Last year a species of orangutan was discovered in Indonesia and immediately classified as the rarest ape in the world. In May this year, researchers made a significant find when they documented the first-ever sighting of twin baby Tapanuli orangutans.
However, the Batang Toru forest where the Tapanuli orangutans live is under immediate threat from a Chinese-funded hydroelectric project that will destroy their existing habitat. The Sumatran Orangutan Conservation Programme (SOCP) team is working with The Body Shop to create ‘bio-bridges’, restoring wildlife corridors in damaged landscapes that help endangered species to reconnect, breed and thrive again.
Andayani, a forestry graduate and joint manager of SOCP’s forest monitoring station takes up the story: “I only started managing the camp a couple of months ago, and we were on a routine search mission. Then seeing this Tapanuli orangutan mother with not one but two young infants at the same time was very exciting. The twins looked very similar and were about the same size, but one of them was quite adventurous while the other one seemed quite shy and stayed close to mother.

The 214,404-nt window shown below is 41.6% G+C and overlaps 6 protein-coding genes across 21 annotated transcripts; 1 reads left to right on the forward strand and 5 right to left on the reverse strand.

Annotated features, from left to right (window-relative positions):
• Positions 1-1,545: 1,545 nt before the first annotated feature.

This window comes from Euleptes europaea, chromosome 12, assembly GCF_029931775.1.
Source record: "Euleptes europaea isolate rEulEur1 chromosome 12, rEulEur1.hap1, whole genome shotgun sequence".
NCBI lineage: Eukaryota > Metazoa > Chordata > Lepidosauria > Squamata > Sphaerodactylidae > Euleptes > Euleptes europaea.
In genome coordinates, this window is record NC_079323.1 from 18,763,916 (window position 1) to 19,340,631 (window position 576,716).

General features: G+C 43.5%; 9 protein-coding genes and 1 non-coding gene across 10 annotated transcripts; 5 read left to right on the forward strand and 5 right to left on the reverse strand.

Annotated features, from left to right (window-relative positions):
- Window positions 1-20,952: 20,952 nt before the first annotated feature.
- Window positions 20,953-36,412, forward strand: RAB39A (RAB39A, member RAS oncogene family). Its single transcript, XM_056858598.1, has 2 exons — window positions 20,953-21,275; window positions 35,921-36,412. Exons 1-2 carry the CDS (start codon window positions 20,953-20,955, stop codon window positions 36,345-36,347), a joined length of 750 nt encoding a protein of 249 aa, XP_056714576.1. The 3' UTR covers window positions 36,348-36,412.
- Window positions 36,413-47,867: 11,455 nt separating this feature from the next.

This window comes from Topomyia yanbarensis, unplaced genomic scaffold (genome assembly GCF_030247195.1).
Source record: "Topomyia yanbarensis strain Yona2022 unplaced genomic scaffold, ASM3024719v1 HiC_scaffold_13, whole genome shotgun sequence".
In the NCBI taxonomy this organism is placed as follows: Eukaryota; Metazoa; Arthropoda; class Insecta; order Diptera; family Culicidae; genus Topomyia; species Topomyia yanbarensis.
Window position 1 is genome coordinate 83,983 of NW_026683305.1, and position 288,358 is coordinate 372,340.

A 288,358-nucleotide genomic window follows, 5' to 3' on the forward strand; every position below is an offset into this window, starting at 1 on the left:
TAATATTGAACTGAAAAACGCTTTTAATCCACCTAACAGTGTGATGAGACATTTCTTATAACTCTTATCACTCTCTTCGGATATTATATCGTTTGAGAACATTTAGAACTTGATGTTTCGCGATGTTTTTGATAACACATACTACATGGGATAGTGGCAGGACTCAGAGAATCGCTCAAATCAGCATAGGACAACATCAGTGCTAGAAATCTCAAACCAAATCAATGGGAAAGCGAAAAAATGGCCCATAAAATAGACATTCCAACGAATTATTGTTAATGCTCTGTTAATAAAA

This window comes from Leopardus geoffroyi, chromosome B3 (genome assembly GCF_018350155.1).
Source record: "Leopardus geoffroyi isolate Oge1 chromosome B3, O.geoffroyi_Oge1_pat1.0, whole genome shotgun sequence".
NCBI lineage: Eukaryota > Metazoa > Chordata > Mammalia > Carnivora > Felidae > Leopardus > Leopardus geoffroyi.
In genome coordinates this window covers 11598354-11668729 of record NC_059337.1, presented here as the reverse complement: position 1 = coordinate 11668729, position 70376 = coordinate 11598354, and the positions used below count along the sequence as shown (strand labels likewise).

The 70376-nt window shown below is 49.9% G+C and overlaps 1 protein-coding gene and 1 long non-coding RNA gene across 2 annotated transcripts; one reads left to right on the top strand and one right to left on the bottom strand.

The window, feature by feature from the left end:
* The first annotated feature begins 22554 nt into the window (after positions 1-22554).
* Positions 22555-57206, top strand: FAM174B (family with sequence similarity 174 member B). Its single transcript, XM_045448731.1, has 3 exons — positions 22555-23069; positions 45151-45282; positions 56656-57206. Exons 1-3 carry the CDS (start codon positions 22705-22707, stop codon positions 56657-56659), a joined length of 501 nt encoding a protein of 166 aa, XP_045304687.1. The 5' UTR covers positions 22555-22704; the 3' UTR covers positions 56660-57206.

“We first saw the family at about 2.30 in the afternoon about 15m up in the trees and managed to watch them until about 3.40 when the mother started to move off with an infant clinging on to each side. It is going to be fascinating to see how this mother brings up these twins. So far she seems to be doing a wonderful job.”
Twin orangutans and other great apes are extremely rare, and only one previous record of a twin birth to a wild Bornean orangutan has been found, with none for Sumatran orangutans. Twin births do occur in captive animals, but even if these occur in the wild, the lack of sighting would suggest that it is extremely rare for both infants to survive.
Dr Ian Singleton, Director of the SOCP who himself spent several years studying wild Sumatran orangutans was also thrilled with the news: “I spent years studying orangutans in the wild and never saw a mother with twins, so yes, this is wonderful news.” He continued: “But we also need to remember that the Tapanuli orangutan is the rarest and most endangered great ape in the world and only described last November. But these last forests where it occurs are already fragmented, and under immediate threat from a Chinese-funded hydroelectric project. We need to stop destroying more orangutan habitat and reconnect these forests as soon as possible. These still twins are a sign of hope that this species can be saved if we take urgent action to save it.
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